Despite being completed two years earlier, this is the second film of Kathryn Bigelow’s to be released this year, coming after K-19: The Widowmaker.The Weight of Water is Anita Shreve’s novel of the same title, a two-part tale that tracks a writer’s study of a historical, unresolved murder, and the flashback to the authentic events themselves. Although I have not read the novel, it implies that the read is a very literary one. And so, it is determined by the inherited pretension of the film — “There’s a poetry to photography, don’t you think? Putting a frame around the world.” More or less, the fascination with writing, shared by the investigating writer (Catherine McCormack) and her poetry-writing husband (Sean Penn) remains contained in their segments. The historical section of the film, replaying the murder of two young women in Nineteenth Century Norway, retains the elements of a low-key mystery. The two stories are interwoven; the choice to do so is good considering neither of the tales, on their own, merit enough interest to sustain autonomy. By layering it, it also helps to prompt the viewer as to the eventual motives, which become clearer with each proceeding image. Despite the effectiveness of McCormack, it still isn’t enough to pull rank on the more interesting — and better shot — storyline, which has the added benefit of Sarah Polley’s strong performance.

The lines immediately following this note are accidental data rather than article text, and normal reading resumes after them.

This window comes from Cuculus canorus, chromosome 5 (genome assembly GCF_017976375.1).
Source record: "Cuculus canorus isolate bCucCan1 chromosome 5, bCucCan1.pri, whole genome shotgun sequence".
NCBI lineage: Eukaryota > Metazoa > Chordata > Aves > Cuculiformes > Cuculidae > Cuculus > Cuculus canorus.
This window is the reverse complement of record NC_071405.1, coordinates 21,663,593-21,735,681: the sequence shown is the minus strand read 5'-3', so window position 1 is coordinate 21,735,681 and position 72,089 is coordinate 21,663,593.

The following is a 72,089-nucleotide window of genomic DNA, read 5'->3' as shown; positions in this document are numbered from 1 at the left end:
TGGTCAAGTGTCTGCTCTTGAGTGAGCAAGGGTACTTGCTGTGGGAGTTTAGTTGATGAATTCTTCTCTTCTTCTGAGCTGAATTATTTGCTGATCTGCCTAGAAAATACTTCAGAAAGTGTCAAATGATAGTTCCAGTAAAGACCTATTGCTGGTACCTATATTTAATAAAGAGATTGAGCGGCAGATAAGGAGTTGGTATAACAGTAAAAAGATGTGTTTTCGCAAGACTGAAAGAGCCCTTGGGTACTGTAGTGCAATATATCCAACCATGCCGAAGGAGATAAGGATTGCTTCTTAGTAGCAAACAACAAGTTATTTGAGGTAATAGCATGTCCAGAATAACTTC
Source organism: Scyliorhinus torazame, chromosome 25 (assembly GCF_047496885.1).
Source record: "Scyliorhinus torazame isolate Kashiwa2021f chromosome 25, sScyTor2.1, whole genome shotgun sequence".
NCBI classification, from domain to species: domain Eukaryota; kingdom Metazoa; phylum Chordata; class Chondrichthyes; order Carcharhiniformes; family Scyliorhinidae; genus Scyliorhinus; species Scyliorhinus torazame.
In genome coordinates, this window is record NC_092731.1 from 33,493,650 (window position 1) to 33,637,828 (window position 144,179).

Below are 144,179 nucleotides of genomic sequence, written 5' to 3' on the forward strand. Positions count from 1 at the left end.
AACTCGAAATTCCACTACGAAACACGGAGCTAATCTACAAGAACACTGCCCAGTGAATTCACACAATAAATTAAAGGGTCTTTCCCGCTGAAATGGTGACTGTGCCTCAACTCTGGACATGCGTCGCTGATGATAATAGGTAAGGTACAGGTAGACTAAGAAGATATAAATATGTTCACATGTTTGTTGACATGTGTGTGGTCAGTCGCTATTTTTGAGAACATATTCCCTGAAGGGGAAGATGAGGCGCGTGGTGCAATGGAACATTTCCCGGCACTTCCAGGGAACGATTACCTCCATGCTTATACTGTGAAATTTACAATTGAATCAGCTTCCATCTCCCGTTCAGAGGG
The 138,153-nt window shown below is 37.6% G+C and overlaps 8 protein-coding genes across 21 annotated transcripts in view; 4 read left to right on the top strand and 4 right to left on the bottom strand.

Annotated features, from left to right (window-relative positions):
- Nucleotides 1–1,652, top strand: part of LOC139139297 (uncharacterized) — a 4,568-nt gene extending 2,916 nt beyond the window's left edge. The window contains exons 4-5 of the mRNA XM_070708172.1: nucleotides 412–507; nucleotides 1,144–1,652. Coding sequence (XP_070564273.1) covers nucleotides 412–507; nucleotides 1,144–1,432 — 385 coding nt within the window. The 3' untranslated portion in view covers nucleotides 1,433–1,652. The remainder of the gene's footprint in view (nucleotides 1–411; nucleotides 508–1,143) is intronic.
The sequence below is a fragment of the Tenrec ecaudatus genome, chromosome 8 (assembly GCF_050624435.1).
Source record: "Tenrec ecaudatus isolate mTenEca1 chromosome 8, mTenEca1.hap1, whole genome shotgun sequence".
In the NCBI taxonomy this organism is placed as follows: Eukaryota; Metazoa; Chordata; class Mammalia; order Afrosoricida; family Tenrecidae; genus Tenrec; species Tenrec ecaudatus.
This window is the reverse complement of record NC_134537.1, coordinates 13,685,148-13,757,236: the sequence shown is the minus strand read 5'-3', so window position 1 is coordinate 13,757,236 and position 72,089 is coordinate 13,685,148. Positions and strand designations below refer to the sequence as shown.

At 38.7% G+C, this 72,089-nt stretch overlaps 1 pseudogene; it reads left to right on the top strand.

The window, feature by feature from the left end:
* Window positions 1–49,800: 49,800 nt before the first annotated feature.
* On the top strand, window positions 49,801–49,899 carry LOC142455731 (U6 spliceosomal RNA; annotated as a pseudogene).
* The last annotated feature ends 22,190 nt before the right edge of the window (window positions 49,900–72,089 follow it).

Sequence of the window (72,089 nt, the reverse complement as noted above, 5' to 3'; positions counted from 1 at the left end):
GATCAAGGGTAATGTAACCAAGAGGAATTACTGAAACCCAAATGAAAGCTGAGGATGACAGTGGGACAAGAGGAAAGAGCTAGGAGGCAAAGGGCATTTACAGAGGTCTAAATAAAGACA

With Vinessa Shaw, Josh Lucas and Elizabeth Hurley.[Worth-seeing.]